Improving ODM output/errors

Hello OpenDroneMap Community!

I’ve been experimenting with OpenDroneMap and WebODM for a long time now, and while I’m getting decent results, I’m constantly experiencing issues and annoyances and have no idea how to rectify them.

I’m using the newly released Windows Native version of ODM and WebODM, but found these same issues in the Docker version. My drone is a DJI Mavic 2 Pro, and I program automated flights via the Pix4DCapture app.

I realize that because of the Mavic 2’s rolling shutter, I should expect some rolling shutter distortion especially if I set Pix4D’s flight speed to “fast”. But I’ve noticed that the difference between the “fastest” and “slowest” speeds in the app is barely 2-3m/s.

Here’s the problems I’ve been facing:

My first test: Double Grid flight over the Whittlesea Showgrounds:

Height: 120m
Est. GSD: 2.85
Speed: Slowest possible in the Pix4Dcapture app, est. 5m/s

Dataset/All photos:

Buildings that look like Jelly in Ortho: Sign in to your account

Buildings that look like Jelly in 3D Model: Sign in to your account

Trees with a strange, blobby warping effect around the edges: Sign in to your account

Note also how some of the trees in the 3D Model look like wisps of green paper with no trunk underneath. I understand that this is to be expected since the drone can’t see the tree from underneath. In later tests I have improved my results by adding photos from a circular flight at a lower altitude.

Second Test: Whittlesea Park:

Height: 90m
Est. GSD: No idea, forgot to make note of the app’s estimate.
Speed: Fastest possible in the Pix4Dcapture app, est. 7.3m/s

Dataset one - Single grid:

Dataset two - Second grid to be added to create 3D Model: Sign in to your account

fast-ortho completely ruins the output quality (made with only the 1st grid): Sign in to your account

Blobby trees persist (made with both grids, fast-ortho turned off for comparison): Sign in to your account

Mysterious holes in the water (I understand if there’s nothing that can be done here):
Any tips on flight settings or ODM arguments?

I’d try not using the --fast-orthophoto choice as it skips the entire 3D Reconstruction pipeline, which is likely causing a lot of your visual artifacting.

Try processing just defaults first and comparing.

From how you described your flight plan, I don’t think there is much at all amiss with it.

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Good to know the flights are okay :grin:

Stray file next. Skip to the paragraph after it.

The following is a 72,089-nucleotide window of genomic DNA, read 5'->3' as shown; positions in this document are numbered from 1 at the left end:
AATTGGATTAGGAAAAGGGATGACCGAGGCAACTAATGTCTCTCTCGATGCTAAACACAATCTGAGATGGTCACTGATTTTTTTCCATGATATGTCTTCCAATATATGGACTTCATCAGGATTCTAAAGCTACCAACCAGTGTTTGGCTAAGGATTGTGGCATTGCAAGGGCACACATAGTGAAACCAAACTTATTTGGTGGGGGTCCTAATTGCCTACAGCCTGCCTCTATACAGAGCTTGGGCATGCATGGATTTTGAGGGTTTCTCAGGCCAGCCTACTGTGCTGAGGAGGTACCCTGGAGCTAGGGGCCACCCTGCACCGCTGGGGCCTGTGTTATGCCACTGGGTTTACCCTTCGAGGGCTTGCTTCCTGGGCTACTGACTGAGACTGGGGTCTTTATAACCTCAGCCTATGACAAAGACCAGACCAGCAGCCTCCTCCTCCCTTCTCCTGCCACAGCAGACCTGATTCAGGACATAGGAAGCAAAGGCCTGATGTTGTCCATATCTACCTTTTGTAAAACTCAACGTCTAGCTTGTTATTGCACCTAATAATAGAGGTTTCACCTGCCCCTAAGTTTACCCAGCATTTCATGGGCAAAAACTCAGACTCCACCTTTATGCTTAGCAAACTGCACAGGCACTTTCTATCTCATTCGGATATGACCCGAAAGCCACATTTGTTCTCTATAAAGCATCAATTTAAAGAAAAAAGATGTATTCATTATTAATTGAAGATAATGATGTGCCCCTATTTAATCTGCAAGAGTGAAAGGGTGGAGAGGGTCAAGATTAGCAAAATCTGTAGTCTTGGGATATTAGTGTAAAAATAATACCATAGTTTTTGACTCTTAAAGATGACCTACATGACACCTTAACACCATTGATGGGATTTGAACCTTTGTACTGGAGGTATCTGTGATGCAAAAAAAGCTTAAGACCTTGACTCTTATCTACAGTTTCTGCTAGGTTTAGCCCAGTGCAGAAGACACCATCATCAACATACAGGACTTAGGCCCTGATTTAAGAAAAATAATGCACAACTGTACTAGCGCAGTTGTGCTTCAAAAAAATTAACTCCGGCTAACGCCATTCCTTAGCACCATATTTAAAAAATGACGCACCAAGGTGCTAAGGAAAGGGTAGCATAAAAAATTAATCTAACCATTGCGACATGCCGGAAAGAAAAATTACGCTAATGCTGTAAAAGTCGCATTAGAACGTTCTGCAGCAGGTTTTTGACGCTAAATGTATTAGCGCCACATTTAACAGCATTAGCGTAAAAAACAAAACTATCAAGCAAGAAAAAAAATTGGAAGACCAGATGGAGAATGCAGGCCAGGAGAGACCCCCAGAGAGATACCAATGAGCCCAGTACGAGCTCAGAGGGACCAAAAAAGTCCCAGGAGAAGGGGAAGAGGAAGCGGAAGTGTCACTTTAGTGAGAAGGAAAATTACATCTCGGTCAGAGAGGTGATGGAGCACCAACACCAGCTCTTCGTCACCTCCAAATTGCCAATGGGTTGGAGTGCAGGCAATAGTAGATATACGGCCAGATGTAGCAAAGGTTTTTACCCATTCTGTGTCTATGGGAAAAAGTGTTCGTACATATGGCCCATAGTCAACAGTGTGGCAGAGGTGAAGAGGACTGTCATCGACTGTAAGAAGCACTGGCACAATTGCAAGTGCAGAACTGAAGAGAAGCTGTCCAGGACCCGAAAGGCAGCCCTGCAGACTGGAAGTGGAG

All of these outputs apart from one do not use --fast-orthophoto. I can’t recall what settings I’ve specifically used for these but they’re basically tweaked version of the default presets, particularly the “3D Model” preset.

Here and there I have used --ignore-gsd, --pc-geometric:true and --camera-lens:brown, all of which I’m told improves results across the board, but none of these seem able to remove the “blobbiness” I’m experiencing. I’ve also tried --use-fixed-camera-params:true which I’m told can help negate rolling shutter distortion but doesn’t seem to do anything at all.

If the wind blows the trees around between exposures, that is normal.

Jelly-like buildings can be fixed with more images/overlap.

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I would almost never recommend using --ignore-gsd. It really only applies in a few very select edge cases and normally causes failures in really hard to track down ways.

I would keep --pc-geometric, skip --camera-lens:brown (our lens detection is defaulting to brown for rectilinear lenses anyway), skip --used-fixed-camera-params unless you have camera parameters from a meticulously collected/processed dataset that has no rolling shutter distortion and was optimized to eliminate overly aggressive self-calibration.

I would try adding these:
–pc-quality ultra (or high)
–feature-quality ultra (or high)
–orthophoto-resolution 1
–dem-resolution 1
–min-num-features 16000
–mesh-octree-depth 14
–mesh-size 2000000

And see where that gets you for now.

Some of these may run heavy on your hardware, or may be capped if using Lightning, so scale back from ultra to high if needed.

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Another way to remove this, if it is a problem, is to stop the drone for each photo, which removes the distortion due to motion.

Something else to watch out for is drone speed vs exposure duration.
It’s best to keep your shutter speed short enough that image motion does not exceed GSD.
For example with my Mavic 2 Pro operating at 90m AGL to give GSD=2cm, travelling at 10m/s, theoretically I’d want an exposure of 1/500 sec or shorter (1/320 is ok in practice though)

10m/sec = 1000cm per second. 1/500 sec = 2cm motion of the drone during the exposure.


Yes, exactly this. Most of us don’t have the option to switch to a global shutter or mechanical shutter on demand, so the best we can do with slower readout CMOS sensors is stop for each photo to eliminate rolling shutter artifacting.


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